[Asus P4P800E-Deluxe] Can I make a RAID-0 array with unequal sized drives?

Discussion in 'Asus' started by Shawn Barnhart, Jul 30, 2004.

  1. Can I make a RAID-0 array with unequal sized drives using the Promise
    contoller?

    I can get away with this in the server/SCSI world with the caveaet that the
    array can only be as large as the smallest drive; since I want to stripe a
    40 and a 20, I'd only really get 40 gigs of striped space, 20 gigs of the 40
    being lost.

    I've RTFM and it doesn't say anything about size requirements.
     
    Shawn Barnhart, Jul 30, 2004
    #1
    1. Advertisements

  2. Shawn Barnhart

    Kevin Miller Guest

    I think you can, but, for example, with one 80 gig drive and one 120
    gig drive, the raid controller will only see two drives equal to the
    size of the smaller drive, i.e., 160 gigs on your RAID 0 array.

    Kevin Miller

    "Either way, it is bad for Zathras."
     
    Kevin Miller, Jul 31, 2004
    #2
    1. Advertisements

  3. And it works just that way. I tested it using a 10gig and a 20 gig Maxstore
    and it let me make a 20 gig RAID-0 just fine (albeit losing the 10 gigs of
    space on the 20 gig drive).

    The downside? Way worse performance than my 80 gig SATA disk, and XP RAID
    is about 25% faster than the Promise RAID using the same disks.

    Promise: 14MB/sec write, 20 MB/sec read
    XP RAID: 17MB/sec write, 24 MB/sec read
    SATA single disk/no RAID: 48 MB/sec write, 48MB/sec read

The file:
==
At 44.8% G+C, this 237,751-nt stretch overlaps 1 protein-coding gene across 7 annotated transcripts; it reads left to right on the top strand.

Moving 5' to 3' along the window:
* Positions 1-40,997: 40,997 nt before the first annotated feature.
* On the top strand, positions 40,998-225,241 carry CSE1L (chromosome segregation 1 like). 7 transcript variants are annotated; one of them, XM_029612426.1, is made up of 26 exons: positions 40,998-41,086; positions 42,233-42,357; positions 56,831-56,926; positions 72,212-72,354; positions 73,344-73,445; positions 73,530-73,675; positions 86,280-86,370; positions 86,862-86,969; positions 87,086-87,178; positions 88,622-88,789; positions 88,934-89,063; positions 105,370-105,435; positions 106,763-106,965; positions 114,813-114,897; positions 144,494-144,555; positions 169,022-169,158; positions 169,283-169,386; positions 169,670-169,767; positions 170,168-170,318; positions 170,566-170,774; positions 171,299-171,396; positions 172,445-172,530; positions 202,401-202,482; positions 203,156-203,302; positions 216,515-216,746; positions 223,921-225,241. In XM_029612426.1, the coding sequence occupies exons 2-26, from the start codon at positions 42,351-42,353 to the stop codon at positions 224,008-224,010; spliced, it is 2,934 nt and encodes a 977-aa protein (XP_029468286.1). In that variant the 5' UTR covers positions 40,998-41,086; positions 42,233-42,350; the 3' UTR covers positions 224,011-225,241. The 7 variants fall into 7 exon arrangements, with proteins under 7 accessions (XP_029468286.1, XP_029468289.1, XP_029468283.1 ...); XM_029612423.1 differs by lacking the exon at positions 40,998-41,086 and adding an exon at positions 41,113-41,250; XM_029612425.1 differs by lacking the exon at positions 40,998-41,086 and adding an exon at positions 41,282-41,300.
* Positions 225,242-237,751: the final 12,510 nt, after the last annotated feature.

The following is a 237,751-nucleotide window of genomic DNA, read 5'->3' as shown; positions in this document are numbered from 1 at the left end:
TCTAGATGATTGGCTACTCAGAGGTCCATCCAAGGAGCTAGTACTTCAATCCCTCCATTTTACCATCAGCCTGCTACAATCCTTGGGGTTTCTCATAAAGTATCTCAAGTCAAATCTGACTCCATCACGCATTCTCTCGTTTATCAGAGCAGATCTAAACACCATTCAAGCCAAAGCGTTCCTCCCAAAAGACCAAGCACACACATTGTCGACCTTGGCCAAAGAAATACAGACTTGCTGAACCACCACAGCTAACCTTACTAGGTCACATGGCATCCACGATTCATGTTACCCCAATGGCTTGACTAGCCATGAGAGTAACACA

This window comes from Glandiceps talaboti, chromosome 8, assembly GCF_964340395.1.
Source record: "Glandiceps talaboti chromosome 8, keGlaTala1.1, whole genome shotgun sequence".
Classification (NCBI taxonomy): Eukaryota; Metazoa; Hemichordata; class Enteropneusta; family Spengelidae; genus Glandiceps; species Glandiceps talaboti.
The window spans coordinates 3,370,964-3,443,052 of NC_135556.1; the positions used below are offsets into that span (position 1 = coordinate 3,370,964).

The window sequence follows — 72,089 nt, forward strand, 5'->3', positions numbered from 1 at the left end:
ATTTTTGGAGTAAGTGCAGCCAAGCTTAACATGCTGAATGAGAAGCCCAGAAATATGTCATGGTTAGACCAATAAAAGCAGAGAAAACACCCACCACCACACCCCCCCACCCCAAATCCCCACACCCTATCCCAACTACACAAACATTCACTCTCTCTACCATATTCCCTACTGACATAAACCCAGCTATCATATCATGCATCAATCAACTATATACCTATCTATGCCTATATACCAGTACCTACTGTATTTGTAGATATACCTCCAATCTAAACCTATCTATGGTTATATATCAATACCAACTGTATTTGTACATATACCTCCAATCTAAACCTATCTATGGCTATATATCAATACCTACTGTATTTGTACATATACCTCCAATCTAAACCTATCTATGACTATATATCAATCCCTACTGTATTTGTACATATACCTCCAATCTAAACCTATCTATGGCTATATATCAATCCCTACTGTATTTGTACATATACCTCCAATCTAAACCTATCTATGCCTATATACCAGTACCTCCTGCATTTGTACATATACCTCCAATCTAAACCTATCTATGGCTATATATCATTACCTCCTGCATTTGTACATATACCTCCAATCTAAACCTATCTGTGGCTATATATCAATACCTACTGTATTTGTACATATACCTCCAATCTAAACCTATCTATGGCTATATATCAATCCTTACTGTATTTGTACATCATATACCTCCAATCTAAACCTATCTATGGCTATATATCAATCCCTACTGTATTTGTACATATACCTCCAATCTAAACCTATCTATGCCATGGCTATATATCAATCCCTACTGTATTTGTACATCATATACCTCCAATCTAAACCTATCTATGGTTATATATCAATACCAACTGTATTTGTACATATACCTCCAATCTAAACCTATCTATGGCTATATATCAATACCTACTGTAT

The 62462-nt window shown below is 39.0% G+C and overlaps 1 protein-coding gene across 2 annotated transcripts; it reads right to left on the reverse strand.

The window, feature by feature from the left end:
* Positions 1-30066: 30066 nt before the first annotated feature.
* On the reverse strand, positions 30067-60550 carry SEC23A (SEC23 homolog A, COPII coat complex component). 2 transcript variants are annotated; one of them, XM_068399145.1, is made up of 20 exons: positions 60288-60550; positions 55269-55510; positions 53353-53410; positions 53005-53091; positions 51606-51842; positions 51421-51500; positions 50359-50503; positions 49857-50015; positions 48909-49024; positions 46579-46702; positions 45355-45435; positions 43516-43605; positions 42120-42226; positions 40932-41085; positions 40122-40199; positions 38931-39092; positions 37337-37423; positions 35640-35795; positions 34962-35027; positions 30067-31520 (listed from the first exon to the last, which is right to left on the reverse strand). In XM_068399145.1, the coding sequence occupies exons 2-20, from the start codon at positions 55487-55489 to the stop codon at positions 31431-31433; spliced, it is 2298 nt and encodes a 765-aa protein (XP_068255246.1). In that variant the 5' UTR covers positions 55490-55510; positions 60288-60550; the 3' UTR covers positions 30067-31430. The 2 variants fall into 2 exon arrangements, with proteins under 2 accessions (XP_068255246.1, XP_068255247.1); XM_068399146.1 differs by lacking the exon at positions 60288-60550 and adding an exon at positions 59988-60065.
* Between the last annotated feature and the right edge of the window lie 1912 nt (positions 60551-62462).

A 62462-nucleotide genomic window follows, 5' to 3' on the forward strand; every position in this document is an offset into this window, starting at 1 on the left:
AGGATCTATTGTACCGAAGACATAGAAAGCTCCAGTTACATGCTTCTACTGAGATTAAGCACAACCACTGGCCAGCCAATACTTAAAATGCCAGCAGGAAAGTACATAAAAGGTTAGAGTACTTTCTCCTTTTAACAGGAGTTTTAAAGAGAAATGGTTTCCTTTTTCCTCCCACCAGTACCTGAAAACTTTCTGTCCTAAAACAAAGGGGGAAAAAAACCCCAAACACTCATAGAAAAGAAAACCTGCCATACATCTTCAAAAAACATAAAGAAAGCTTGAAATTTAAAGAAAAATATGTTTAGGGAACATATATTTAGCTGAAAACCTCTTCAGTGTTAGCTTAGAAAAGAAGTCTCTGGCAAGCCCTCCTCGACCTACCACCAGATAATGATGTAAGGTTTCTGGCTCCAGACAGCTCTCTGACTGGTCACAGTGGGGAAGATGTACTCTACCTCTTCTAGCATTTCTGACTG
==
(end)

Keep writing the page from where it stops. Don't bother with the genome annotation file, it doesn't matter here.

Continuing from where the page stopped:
I'm pretty sure I'm handicapped by the 10 gig drive -- its old and only does
    UDMA2 according to XP device manager, and the 20 gig drive does UDMA5, per
    XP devman. The Promise controller listed both drives as UDMA 2, perhaps
    slowing the 20 gig drive to meet the 10 gig's max.

    I might get better numbers once I swap the 10 gig for the 40 gig drive.
     
    Shawn Barnhart, Jul 31, 2004
    #3
  4. Shawn Barnhart

    D Guest

    Just curious, but where are you getting yr read/write figs from?
     
    D, Jul 31, 2004
    #4
  5. I used this program called "Nbench". It may well be wrong or misleading
    info, but a back-of-the-envelope file copy seemed to reiterate its findings,
    even if the specific numeric figures are incorrect.
     
    Shawn Barnhart, Aug 2, 2004
    #5
    1. Advertisements

Ask a Question

Want to reply to this thread or ask your own question?

You'll need to choose a username for the site, which only take a couple of moments (here). After that, you can post your question and our members will help you out.